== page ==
FMP Publications

Our publications are recorded in a searchable database since 2010, updates will be added regularly.

Year:  
All :: 2010, ... , 2014, 2015, 2016, 2017
Author:  
All :: (, A, B, C, D, E, F, G, H, I, J, K, L, M, N, O, P, Q, R, S, T, U, V, W, X, Y, Z 
  
 
Preferences: 
References per page: Show keywords Show abstracts
References
X-exome sequencing of 405 unresolved families identifies seven novel intellectual disability genes
Hu(*), H., Haas(*), S. A., Chelly(*), J., Van Esch(*), H., Raynaud(*), M., de Brouwer(*), A. P., Weinert, S., Froyen(*), G., Frints(*), S. G., Laumonnier, F., Zemojtel(*), T., Love(*), M. I., Richard(*), H., Emde(*), A. K., Bienek(*), M., Jensen(*), C., Hambrock(*), M., Fischer(*), U., Langnick(*), C., Feldkamp(*), M., Wissink-Lindhout(*), W., Lebrun(*), N., Castelnau(*), L., Rucci(*), J., Montjean(*), R., Dorseuil(*), O., Billuart(*), P., Stuhlmann, T., Shaw(*), M., Corbett(*), M. A., Gardner(*), A., Willis-Owen(*), S., Tan(*), C., Friend(*), K. L., Belet(*), S., van Roozendaal(*), K. E., Jimenez-Pocquet(*), M., Moizard(*), M. P., Ronce(*), N., Sun(*), R., O'Keeffe(*), S., Chenna(*), R., van Bommel(*), A., Goke(*), J., Hackett(*), A., Field(*), M., Christie(*), L., Boyle(*), J., Haan(*), E., Nelson(*), J., Turner(*), G., Baynam(*), G., Gillessen-Kaesbach(*), G., Müller, U., Steinberger(*), D., Budny(*), B., Badura-Stronka(*), M., Latos-Bielenska(*), A., Ousager(*), L. B., Wieacker(*), P., Rodriguez Criado(*), G., Bondeson(*), M. L., Anneren(*), G., Dufke(*), A., Cohen(*), M., Van Maldergem(*), L., Vincent-Delorme(*), C., Echenne(*), B., Simon-Bouy(*), B., Kleefstra(*), T., Willemsen(*), M., Fryns(*), J. P., Devriendt(*), K., Ullmann(*), R., Vingron(*), M., Wrogemann(*), K., Wienker(*), T. F., Tzschach(*), A., van Bokhoven(*), H., Gecz(*), J., Jentsch, T. J., Chen(*), W., Ropers(*), H. H.; Kalscheuer(*), V. M.
Molecular psychiatry, 21:133-148
(2016)

Tags: Physiology and Pathology of Ion Transport (Jentsch

Abstract: X-linked intellectual disability (XLID) is a clinically and genetically heterogeneous disorder. During the past two decades in excess of 100 X-chromosome ID genes have been identified. Yet, a large number of families mapping to the X-chromosome remained unresolved suggesting that more XLID genes or loci are yet to be identified. Here, we have investigated 405 unresolved families with XLID. We employed massively parallel sequencing of all X-chromosome exons in the index males. The majority of these males were previously tested negative for copy number variations and for mutations in a subset of known XLID genes by Sanger sequencing. In total, 745 X-chromosomal genes were screened. After stringent filtering, a total of 1297 non-recurrent exonic variants remained for prioritization. Co-segregation analysis of potential clinically relevant changes revealed that 80 families (20%) carried pathogenic variants in established XLID genes. In 19 families, we detected likely causative protein truncating and missense variants in 7 novel and validated XLID genes (CLCN4, CNKSR2, FRMPD4, KLHL15, LAS1L, RLIM and USP27X) and potentially deleterious variants in 2 novel candidate XLID genes (CDK16 and TAF1). We show that the CLCN4 and CNKSR2 variants impair protein functions as indicated by electrophysiological studies and altered differentiation of cultured primary neurons from Clcn4(-/-) mice or after mRNA knock-down. The newly identified and candidate XLID proteins belong to pathways and networks with established roles in cognitive function and intellectual disability in particular. We suggest that systematic sequencing of all X-chromosomal genes in a cohort of patients with genetic evidence for X-chromosome locus involvement may resolve up to 58% of Fragile X-negative cases.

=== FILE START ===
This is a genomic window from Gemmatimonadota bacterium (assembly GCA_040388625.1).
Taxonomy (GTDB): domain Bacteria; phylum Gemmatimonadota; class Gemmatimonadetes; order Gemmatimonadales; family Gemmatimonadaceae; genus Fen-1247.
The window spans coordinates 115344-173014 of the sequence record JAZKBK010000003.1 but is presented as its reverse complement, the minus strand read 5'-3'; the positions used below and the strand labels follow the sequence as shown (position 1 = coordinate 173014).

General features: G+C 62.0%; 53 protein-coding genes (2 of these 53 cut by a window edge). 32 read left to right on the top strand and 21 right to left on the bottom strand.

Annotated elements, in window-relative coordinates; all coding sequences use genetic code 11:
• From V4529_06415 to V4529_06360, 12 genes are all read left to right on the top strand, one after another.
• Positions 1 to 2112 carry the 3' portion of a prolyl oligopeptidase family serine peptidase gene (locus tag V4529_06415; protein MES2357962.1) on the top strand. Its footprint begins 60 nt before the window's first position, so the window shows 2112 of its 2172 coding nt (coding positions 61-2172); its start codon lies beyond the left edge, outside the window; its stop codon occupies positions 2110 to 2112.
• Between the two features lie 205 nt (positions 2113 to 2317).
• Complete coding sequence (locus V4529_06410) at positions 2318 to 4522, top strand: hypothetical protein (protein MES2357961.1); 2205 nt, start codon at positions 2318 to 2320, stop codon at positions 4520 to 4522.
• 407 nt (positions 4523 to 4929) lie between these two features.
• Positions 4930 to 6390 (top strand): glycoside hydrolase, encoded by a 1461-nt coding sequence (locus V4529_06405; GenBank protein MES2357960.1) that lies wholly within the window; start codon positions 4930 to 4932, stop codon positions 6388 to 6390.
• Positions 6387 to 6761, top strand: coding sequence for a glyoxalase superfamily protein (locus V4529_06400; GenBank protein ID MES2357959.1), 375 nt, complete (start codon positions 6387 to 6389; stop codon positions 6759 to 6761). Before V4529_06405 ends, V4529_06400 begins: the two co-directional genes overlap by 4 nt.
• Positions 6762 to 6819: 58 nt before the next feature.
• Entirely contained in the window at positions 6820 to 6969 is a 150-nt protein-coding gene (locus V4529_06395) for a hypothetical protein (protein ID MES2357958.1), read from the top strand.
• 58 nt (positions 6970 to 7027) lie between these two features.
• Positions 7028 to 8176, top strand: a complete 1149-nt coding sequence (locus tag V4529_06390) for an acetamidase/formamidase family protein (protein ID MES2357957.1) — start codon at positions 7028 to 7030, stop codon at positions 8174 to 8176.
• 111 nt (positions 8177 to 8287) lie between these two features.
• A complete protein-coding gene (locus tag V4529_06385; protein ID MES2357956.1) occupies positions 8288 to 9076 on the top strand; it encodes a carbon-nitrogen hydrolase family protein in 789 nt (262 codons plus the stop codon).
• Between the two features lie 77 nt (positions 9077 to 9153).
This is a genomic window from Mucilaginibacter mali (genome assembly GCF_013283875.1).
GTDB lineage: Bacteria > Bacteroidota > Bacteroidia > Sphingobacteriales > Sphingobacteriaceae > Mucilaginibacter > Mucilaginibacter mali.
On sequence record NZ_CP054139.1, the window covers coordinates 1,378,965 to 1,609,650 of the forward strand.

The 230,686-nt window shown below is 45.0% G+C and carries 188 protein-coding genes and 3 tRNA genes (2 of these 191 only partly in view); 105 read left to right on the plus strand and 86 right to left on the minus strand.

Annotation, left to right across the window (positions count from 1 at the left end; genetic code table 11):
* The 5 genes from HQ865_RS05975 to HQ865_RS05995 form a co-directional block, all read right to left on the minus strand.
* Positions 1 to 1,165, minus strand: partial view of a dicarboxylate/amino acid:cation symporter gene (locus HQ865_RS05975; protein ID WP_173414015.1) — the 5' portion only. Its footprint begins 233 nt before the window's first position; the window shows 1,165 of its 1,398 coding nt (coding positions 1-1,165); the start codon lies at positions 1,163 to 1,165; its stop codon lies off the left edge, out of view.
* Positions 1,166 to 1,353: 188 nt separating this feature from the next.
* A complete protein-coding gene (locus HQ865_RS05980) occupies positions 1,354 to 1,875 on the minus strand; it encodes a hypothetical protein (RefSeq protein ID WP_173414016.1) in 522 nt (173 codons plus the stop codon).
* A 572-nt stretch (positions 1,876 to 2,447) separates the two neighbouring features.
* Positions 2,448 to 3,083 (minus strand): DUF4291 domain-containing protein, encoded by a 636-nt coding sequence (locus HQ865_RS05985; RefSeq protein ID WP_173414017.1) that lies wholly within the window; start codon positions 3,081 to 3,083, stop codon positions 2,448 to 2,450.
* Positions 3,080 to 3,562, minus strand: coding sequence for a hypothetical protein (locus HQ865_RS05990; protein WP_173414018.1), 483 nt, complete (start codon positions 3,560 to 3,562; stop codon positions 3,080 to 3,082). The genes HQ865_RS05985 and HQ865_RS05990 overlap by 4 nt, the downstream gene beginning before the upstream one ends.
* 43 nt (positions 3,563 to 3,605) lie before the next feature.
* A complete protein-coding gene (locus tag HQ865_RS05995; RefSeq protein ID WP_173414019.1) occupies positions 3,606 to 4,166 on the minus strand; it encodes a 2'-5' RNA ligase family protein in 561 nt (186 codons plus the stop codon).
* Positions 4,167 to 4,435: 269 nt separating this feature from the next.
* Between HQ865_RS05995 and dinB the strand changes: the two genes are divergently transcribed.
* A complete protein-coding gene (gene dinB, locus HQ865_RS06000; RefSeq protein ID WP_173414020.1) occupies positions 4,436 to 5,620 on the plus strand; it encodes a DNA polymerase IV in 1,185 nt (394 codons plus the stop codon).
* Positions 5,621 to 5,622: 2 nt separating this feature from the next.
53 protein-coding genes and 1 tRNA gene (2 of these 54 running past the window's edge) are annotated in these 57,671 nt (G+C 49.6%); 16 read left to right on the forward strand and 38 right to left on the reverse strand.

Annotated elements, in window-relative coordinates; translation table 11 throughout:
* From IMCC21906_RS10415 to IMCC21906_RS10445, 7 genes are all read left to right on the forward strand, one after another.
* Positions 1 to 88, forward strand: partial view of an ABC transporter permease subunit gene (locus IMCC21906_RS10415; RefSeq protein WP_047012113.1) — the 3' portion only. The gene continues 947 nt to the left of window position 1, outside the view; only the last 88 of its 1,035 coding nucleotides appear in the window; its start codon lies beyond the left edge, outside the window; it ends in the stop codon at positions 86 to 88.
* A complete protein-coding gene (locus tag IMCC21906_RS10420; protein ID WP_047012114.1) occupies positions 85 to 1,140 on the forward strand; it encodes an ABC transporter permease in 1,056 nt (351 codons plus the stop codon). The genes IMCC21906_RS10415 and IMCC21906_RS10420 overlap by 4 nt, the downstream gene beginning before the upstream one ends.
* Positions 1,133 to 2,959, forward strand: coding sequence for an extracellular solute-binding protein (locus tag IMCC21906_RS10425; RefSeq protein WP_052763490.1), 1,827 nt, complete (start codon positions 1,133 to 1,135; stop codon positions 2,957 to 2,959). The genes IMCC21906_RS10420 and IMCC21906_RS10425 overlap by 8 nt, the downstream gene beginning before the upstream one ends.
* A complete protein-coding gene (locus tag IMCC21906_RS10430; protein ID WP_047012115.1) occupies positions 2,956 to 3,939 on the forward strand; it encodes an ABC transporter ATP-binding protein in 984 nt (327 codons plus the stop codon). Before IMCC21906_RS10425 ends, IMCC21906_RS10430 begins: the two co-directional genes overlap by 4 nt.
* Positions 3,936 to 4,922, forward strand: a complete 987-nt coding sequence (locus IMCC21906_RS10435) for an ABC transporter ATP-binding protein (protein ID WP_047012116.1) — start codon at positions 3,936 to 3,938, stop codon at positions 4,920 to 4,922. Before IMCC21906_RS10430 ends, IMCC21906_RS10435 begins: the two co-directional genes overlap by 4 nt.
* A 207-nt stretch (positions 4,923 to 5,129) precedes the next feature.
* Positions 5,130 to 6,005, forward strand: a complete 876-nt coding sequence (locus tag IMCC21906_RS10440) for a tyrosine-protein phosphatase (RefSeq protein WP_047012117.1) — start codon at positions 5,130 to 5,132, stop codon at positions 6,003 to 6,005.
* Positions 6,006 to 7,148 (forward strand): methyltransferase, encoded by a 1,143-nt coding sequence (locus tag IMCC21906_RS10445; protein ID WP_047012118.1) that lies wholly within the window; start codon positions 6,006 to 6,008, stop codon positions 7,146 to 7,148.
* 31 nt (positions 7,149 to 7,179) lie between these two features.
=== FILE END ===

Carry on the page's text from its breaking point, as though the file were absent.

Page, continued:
bcTol : a highly water-soluble biradical for efficient dynamic nuclear polarization of biomolecules
Jagtap(*), A. P., Geiger, M. A., Stöppler, D., Orwick-Rydmark, M., Oschkinat, H.; Sigurdsson(*), S. T.
Chem Commun (Camb), 52:7020-7023
(2016)

Tags: NMR-Supported Structural Biology (Oschkinat)

Abstract: Dynamic nuclear polarization (DNP) is an efficient method to overcome the inherent low sensitivity of magic-angle spinning (MAS) solid-state NMR. We report a new polarizing agent (), designed for biological applications, that yielded an enhancement value of 244 in a microcrystalline SH3 domain sample at 110 K.

In vivo evaluation of riboflavin receptor targeted fluorescent USPIO in mice with prostate cancer xenografts
Jayapaul, J., Arns(*), S., Bunker(*), M., Weiler(*), M., Rutherford(*), S., Comba(*), P.; Kiessling(*), F.
Nano Res, 9:1319-1333
(2016)

Tags: Molecular Imaging (Schröder)